Home » Consultants join ranks of PR faculty
Being a consultant and teaching part-time at the local institution of higher education seem to go hand-in-hand for a lot of IPs, myself included. Teaching is a great way to give back to the public relations profession, and it helps keep me connected to the next generation of practitioners. It also encourages me to stay current on the latest trends and techniques and provides a bit of additional income. And as a huge bonus — it never fails to impress clients.
If you’re interested in joining the faculty at your local college, here is some information to help you get started.
Most colleges and accrediting bodies require instructors to have a degree higher than that the students are pursuing. For example, I have a master’s degree and teach undergraduate courses. To teach at a community college, a bachelor’s degree may be required. To teach graduate level courses often requires a Ph.D. or other doctoral level degree. If no one with such credentials is available to teach in your community, the university may let someone with a master’s *and* a wealth of professional experience teach a PR course. After you express interest in teaching, the department head or college dean will likely ask for a resume and an official transcript to document your credentials.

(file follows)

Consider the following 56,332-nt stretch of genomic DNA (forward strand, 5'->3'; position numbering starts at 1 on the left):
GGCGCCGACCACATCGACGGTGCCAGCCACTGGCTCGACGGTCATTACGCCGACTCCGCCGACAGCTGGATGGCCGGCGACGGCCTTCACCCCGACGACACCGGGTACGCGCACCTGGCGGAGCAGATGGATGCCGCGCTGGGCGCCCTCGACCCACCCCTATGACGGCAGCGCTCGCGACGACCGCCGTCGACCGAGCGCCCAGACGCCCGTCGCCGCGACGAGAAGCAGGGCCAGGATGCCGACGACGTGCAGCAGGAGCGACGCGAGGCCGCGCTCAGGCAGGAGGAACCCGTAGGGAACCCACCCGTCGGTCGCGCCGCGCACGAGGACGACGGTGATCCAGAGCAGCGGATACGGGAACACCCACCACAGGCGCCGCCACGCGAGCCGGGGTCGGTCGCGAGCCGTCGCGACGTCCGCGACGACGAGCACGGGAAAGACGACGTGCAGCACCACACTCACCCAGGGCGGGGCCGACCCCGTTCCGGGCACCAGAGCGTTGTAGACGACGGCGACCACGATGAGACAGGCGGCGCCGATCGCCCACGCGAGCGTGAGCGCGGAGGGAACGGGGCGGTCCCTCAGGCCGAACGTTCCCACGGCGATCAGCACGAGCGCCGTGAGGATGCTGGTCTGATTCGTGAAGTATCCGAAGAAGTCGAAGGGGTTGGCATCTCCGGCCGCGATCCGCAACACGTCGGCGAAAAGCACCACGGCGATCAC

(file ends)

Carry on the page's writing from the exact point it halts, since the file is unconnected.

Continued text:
Once you’re approved to join the faculty, you’ll be assigned a specific course. This may happen immediately or it may take a term or two to have an opening that fits. If you’re lucky, the department may already have an approved syllabus, sample assignments and tests, and a textbook already lined up for use by adjunct instructors. If not, you’ll need to select your textbook, develop tests and assignments, and define your learning objectives and classroom policies in an official syllabus. You’ll also need to start preparing your own teaching materials, gathering handouts and case studies and outlining your lectures.
Stepping foot into the classroom that first time is an experience you won’t soon forget and one you won’t regret. It’s not quite like the Met, but it might feel like it.